Heading into the Netball World Cup, England captain Serena Guthrie has one mantra she repeats to herself: “Give everything, expect nothing.”
It’s a mentality that’s seen the 29-year-old through a glittering career – gaining 91 caps for England since she first made the squad aged 17 – but it’s especially important given this year’s tournament takes place on home soil in Liverpool.
Guthrie wants to manage expectations around the competition – both hers and her team’s – to make sure they remain completely focused on the task at hand and take each day (and match) as it comes.
“It’s very hard on a home series when you’ve got everybody around you and the nation willing you on,” she tells HuffPost. “It would be very easy to get caught up in that, I guess. I’m trying to stay focused on the rawness of the job and, if you strip all of that back, what is required of you.”
There’s also the expectation of a nation following last year’s Commonwealth Games success, when England beat current world champions Australia to bring home gold. The World Cup, Guthrie explains, is “a different kind of beast”. The team will play eight games in 10 days: “It’s quite a ruthless tournament, because you’ve only got two rest days.”
England has a tough route to the semi-finals, with their first match against Uganda. “I’m trying to stay in the moment,” says Guthrie, “not trying to live through a final mentally before we are there physically. I’m focusing on taking it day by day, game by game.”
Guthrie was named captain of the England squad by head coach Tracey Neville, succeeding Ama Agbeze, who led the team to their Commonwealth gold but was left out of the World Cup lineup. It’s a responsibility that Guthrie doesn’t take lightly, seeing herself as the connection between coaches and players, and keeping a finger on the pulse of the team’s mood.
Does she feel more pressure as captain? “I’ve had moments of nervousness, I’m not gonna lie to you,” she says. “But I’m also excited, certainly enough to get me out of bed at the moment and training hard with the group.”
To get in the zone, Guthrie has a pre-match day ritual she couldn’t be without – involving a long bath and some jazz. This might be one of the coolest answers we’ve had for our What Works For Me series.
“I love spending half an hour listening to 40s blues and jazz, the big band stuff. I’m a big fan of Ella Fitzgerald and Duke Washington – I love all of that,” she reveals, adding that it gives her a sense of perspective.
“Their music tells a story and I connect with that a bit because with sport, it’s still an expression. I’m expressing a way of telling my story physically, not necessarily as creatively as those guys, and I just enjoy going on the journey with them. They’re talking about struggles back in the day that we just don’t have now. And it puts me in a different place.”
“You have so many opportunities to stand on the edge of that cliff with 12 other people and jump off, together – that’s what gets you over the line.”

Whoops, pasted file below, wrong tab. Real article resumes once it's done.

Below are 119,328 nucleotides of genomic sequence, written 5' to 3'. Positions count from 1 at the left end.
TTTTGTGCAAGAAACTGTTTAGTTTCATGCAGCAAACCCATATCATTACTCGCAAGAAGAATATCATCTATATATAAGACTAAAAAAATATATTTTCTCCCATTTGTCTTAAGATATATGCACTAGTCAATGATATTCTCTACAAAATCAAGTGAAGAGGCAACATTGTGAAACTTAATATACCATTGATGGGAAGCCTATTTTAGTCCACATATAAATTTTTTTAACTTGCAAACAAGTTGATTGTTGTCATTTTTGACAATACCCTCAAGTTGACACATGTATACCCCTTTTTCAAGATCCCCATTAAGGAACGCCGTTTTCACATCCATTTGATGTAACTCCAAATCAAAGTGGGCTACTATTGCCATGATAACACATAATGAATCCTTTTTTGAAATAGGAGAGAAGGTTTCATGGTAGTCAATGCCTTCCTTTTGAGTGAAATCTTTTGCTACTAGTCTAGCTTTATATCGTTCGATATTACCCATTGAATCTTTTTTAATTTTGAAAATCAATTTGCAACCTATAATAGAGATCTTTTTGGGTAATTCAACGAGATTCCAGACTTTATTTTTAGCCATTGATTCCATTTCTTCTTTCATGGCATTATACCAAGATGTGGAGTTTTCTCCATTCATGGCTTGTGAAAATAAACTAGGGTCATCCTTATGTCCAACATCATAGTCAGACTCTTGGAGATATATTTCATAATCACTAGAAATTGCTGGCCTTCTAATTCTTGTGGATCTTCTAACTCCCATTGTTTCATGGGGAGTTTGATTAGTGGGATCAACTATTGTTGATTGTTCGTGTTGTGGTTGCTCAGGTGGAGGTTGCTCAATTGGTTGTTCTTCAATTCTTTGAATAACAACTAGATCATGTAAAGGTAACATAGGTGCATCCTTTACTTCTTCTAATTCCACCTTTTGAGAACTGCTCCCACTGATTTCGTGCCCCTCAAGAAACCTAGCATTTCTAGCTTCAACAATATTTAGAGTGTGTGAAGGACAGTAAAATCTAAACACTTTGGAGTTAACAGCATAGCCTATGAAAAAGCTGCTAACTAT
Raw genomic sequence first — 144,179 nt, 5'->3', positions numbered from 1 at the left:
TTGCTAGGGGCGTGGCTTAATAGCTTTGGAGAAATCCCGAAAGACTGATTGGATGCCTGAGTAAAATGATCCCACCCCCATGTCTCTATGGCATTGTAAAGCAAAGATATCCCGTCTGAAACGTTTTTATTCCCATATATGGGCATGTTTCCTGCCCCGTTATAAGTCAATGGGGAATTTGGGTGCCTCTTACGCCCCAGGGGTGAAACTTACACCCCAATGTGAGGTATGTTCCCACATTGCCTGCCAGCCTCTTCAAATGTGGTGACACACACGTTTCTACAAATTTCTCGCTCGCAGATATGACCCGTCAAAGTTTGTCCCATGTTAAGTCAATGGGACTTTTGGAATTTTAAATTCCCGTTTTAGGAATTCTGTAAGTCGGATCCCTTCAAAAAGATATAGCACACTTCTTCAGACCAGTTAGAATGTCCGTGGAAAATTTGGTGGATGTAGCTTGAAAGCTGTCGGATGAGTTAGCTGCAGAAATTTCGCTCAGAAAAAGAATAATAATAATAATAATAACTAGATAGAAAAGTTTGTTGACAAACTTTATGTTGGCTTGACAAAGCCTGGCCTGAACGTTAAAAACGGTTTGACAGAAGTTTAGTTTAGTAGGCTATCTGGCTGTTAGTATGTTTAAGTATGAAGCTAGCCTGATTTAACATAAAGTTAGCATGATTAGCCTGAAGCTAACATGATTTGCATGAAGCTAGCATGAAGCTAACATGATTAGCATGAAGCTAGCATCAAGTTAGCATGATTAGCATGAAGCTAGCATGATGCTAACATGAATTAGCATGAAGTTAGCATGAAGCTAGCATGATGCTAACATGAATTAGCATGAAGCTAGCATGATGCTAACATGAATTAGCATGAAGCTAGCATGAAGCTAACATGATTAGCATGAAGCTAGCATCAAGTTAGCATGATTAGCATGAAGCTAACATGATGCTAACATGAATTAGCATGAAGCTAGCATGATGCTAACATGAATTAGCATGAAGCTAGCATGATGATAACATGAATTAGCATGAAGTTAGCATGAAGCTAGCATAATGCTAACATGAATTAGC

Guthrie admits, the idea of her slinking off pre-match to spend some alone time listening to her jazz Spotify playlist is something her teammates wind her up about – but a little Louis Armstrong is what she needs to relax.
So far, so smooth, though the cool persona slips slightly as Guthrie admits a certain pre-match superstition she’s had for as long as she can remember. “I need to wear two pairs of socks, I can’t play in one.” She takes as many as six pairs to a match with her because “I get superstitious about what pair feels right for that day”. She laughs: “They’re all the same, they’re all just white.”
Socks and suds aside, she has an incredible sense of resilience – something getting knocked out at three semi-finals on the world stage, and dusting yourself off again, will teach you. “It’s important to learn to just appreciate the tough times, because it’s kind of what makes you who you are. You can’t shy away from stuff just because it gets a bit tough.”
Despite being captain, she’s first and foremost a team player – not just on the court, but off court, too. “If I’m ever going through a tough time I can always go and lean on a teammate and a teammate will get me through. And vice versa, if I see someone struggling then that motivates me to put my own emotions aside for a second and motivate my teammates.”
She draws on the semi-final of the Commonwealth Games as an example. England were down by eight goals in what was a big game for the team, as they’d been knocked out at the same stage in the past. “Everyone had their own mental battles going on... there’s a lot of history there,” she says.
“Even though I was scared, my teammates needed me to be brave and to step up,” she says. “That’s quite a powerful thing when you’re in a team sport. You have so many opportunities to stand on the edge of that cliff with 12 other people and jump off, together – that’s what gets you over the line. Maybe if I was out there on my own I would have crumbled. But the fact I had 12 other people out there I was trying to do it for is definitely a massive motivator.”
It’s a great time to be a female athlete, says Guthrie, who says the best thing about the increased attention on – and coverage of – women’s sport is that it’s been “warranted”. Drawing on the Lionesses’ success and the wider impact of the Women’s Football World Cup, she says: “Whether you’re someone who has never followed football or female sport, you can’t not be inspired or want to watch them. And that’s what it’s all about.
“At the end of the day we’re just athletes wanting to do our bit, male or female, and these girls are finally starting to be seen as serious athletes.”